It is known to base the fuel flow rate to a gas turbine engine combustor on, inter alia, the compressor inlet temperature (T1). This is the engine inlet temperature, and is consequently the temperature of the ambient surroundings. While this provides adequate performance in most circumstances, it fails to take account of the combustor operating temperature, and also means that the fuel supply to the combustor cannot take account of the cooling effect of water or ice ingestion.

According to the present invention there is provided a method of controlling the fuel supply to a combustor of a gas turbine engine, the method comprising:

(a) deriving from a first set of operating parameters of the engine, a first derived value which represents the fuel requirement of the combustor multiplied by a factor, which factor includes the combustor inlet temperature;

(b) measuring the combustor inlet temperature and calculating therefrom the factor;

(c) dividing the first derived value by the factor to generate a second derived value; and

(d) generating the fuel requirement from the second derived value.

The factor may be of the form k T 3 T ISA
where T3 is the combustor inlet temperature, TISA is the standard atmospheric temperature (288 K), and k is a coefficient dependent on characteristics of the combustor. Different combustors, even if nominally of the same design, may have different combustion characteristics and the coefficient k provides an opportunity for adjustment to compensate for these differences.

The first derived value may represent the fuel requirement of the combustor not only multiplied by the factor including the combustor inlet temperature, but also divided by the pressure at the inlet of the combustor. In this case, the fuel requirement may be generated in step (d) by multiplying the second derived value by the pressure P3 at the combustor inlet. In addition, the value obtained following such division may be adjusted in response to the value of a signal calculated in the Full Authority Digital Engine Controller (FADEC).

The first set of operating parameters from which the first derived value is derived may be the pressure at the engine inlet (P1) and the spool speed of the HP compressor (NH). This speed may be corrected to compensate for the engine inlet temperature by dividing the actual HP spool speed by
√{square root over (θ)}
where T 1 T ISA

According to another aspect of the present invention, there is provided a control system for controlling the fuel supply to a combustor of a gas turbine engine, the control system comprising:

(a) a processor unit adapted to derive, from a first set of operating parameters of the engine, a first derived value which represents the fuel requirement of the combustor multiplied by a factor, which factor includes the combustor inlet temperature;

(b) a calculating device for receiving a signal representing the combustor inlet temperature, and for calculating the factor from the combustor inlet temperature;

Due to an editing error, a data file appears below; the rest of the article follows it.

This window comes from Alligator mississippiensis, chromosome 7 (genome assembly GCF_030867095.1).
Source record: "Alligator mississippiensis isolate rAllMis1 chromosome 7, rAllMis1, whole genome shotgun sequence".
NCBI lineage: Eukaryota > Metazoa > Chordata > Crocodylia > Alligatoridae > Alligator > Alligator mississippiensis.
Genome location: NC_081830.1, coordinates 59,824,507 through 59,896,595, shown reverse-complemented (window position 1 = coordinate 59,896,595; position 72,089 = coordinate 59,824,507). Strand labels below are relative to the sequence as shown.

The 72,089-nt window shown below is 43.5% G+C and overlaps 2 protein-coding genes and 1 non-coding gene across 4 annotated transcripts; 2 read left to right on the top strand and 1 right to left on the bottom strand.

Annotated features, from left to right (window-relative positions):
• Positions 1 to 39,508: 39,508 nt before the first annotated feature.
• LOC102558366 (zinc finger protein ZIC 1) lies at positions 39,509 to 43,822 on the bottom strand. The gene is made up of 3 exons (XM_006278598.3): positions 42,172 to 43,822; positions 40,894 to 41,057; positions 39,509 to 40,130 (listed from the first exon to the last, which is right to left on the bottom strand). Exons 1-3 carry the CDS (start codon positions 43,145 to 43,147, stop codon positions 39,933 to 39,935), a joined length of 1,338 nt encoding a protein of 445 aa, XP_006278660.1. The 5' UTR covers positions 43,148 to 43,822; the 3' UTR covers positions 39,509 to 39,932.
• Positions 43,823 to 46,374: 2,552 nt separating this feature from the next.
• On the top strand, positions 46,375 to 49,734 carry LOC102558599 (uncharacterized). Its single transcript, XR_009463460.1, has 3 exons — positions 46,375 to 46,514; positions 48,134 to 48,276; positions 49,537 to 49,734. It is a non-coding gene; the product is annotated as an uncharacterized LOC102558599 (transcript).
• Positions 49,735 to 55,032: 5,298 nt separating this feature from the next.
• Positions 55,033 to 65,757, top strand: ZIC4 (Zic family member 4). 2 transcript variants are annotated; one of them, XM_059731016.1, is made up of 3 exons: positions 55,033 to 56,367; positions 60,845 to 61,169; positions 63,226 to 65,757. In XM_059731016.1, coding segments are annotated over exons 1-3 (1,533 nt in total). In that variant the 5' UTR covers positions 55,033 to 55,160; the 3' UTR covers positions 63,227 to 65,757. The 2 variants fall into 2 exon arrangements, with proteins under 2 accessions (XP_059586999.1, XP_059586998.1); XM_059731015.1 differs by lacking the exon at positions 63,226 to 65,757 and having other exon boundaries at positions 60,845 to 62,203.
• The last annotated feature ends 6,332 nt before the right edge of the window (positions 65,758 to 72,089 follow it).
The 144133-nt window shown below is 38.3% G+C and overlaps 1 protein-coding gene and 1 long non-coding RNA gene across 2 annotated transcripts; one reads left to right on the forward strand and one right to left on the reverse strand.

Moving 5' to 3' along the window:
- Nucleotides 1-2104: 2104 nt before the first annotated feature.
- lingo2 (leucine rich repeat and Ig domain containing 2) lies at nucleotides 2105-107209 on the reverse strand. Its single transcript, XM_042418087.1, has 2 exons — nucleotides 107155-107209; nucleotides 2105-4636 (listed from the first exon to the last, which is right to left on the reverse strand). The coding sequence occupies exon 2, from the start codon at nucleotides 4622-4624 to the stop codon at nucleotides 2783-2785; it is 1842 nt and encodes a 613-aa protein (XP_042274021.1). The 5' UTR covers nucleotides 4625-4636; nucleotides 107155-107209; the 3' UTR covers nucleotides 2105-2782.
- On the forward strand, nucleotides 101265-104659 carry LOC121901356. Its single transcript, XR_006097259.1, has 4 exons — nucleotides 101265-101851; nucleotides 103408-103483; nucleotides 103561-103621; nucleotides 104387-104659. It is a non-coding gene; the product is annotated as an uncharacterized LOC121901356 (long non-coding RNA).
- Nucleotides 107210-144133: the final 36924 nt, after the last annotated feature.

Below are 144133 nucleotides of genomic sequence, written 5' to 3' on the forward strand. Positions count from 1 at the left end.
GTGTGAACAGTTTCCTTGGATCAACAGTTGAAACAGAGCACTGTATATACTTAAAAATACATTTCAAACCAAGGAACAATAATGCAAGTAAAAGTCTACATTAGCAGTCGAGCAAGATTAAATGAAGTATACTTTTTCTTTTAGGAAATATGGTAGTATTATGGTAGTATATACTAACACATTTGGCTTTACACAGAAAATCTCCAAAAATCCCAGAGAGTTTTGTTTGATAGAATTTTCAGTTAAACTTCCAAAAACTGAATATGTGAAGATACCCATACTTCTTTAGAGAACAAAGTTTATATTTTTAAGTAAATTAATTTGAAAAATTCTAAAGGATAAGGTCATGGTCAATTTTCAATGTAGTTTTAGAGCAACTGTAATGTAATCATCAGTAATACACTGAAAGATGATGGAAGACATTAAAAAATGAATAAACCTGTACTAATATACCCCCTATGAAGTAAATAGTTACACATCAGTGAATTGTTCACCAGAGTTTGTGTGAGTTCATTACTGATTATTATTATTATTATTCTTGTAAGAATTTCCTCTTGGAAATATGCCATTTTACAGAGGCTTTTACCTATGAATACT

(c) a divider for dividing the first derived value by the factor to generate a second derived value; and

(d) a calculating arrangement for generating the fuel requirement from the second derived value.

A multiplier may be provided for multiplying the factor by an adjustment coefficient, the adjusted factor then being supplied to the divider for the generation of the second derived value.

A multiplier may be provided for receiving the second derived value from the divider, and for multiplying the second derived value by the value of the combustor inlet pressure. Furthermore, an adder may be provided for adding to the output of the multiplier a calculating error value, and for outputting a scheduled fuel flow signal.

For a better understanding of the present invention, and to show how it may be carried into effect, reference will now be made, by way of example, to the accompanying drawings, in which:

FIG. 1 is a diagram representing a known control system for controlling the fuel supply to a combustor of a gas turbine engine; and

FIG. 2 corresponds to FIG. 1, but represents control apparatus in accordance with the present invention.

The apparatus shown in FIG. 1 comprises a processor device 2 serving as a look-up table. The device 2 receives a first input 4 representing the engine input pressure P1 and a second input 6 representing a corrected HP spool speed NHCORR, where: NH corr = NH θ and θ = T 1 T ISA

The inputs 4 and 6 represent in the device 2 a particular address containing a unique value representing the function WFE T 1 P 3 T ISA

The signal representing this value is output on line 8 to a divider 10.

The divider 10 has a second input 12 through which the divider 10 receives a signal representing
√θ
where θ = T 1 T ISA
wherein T1 is the engine inlet temperature and TISA is the standard atmospheric temperature of 280 K. It will be appreciated that, by dividing the input on line 8 by the input on line 12, the output from the divider on line 14 is WFE P 3

A signal representing this value is input on line 14 to a multiplier 16, which also receives a signal on line 18 representing the combustor inlet pressure P3. Multiplying the inputs on lines 14 and 18 provides an output on line 20 equal to WFE, the calculated engine fuel volume flow rate. In some circumstances, this calculated value needs to be corrected in response to a FADEC signal carried on an input line 22 of an adder 24, to which the signal on line 20 is also input. The output of the adder 24 consequently represents the required scheduled fuel flow.